Long Beach health officials Thursday confirmed the city’s first human case of West Nile virus this year.
The unidentified patient was diagnosed with neuroinvasive illness and remains hospitalized, according to the Long Beach Department of Health and Human Services.
West Nile is transmitted to people and animals through the bite of an infected mosquito. Symptoms from contracting the disease can include fever, headache, body aches, nausea or a skin rash, according to the department. The symptoms can last for several days to months.
Health and vector-control officials urge residents to take steps to mitigate mosquito bites and eliminate habitats, including:
— eliminating standing water in clogged rain gutters, rain barrels, discarded tires, buckets, watering troughs or anything that holds water for more than a week;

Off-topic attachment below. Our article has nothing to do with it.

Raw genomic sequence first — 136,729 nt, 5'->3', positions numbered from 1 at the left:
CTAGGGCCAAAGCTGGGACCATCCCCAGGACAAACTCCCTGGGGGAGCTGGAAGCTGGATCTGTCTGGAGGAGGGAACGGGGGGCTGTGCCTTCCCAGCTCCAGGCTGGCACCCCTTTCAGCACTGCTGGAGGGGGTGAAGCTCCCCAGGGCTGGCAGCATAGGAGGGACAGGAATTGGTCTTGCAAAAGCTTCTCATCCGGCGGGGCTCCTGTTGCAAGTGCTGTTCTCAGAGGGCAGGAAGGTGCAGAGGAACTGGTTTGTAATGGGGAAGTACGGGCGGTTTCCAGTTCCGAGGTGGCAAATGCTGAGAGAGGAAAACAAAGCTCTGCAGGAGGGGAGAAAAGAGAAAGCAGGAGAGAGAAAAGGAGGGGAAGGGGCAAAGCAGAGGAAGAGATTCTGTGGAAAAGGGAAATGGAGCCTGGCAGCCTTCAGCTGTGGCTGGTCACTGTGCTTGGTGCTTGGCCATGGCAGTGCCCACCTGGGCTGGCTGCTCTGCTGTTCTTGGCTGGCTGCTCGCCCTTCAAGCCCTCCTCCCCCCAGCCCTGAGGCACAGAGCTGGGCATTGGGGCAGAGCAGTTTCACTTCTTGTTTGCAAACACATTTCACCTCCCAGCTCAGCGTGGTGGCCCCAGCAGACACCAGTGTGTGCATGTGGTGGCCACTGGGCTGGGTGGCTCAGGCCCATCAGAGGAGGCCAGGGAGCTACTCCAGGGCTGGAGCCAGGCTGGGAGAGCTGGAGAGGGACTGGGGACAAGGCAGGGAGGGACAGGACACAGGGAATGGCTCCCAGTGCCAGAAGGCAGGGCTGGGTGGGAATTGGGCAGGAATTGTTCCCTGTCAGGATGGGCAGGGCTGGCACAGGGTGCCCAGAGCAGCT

— ensuring that swimming pools, spas and ponds are properly maintained;
— changing the water in pet dishes, birdbaths and other small containers weekly; and
— wearing insect repellent when outdoors where mosquitoes may be present.
Long Beach residents can get more information on the virus at www.longbeach.gov/wnv.
Los Angeles County health officials earlier this month reported the county’s first death from West Nile, adding that there have been nine documented human cases of the illness. The county figures are separate from Long Beach, which has its own health department and maintains its own data.
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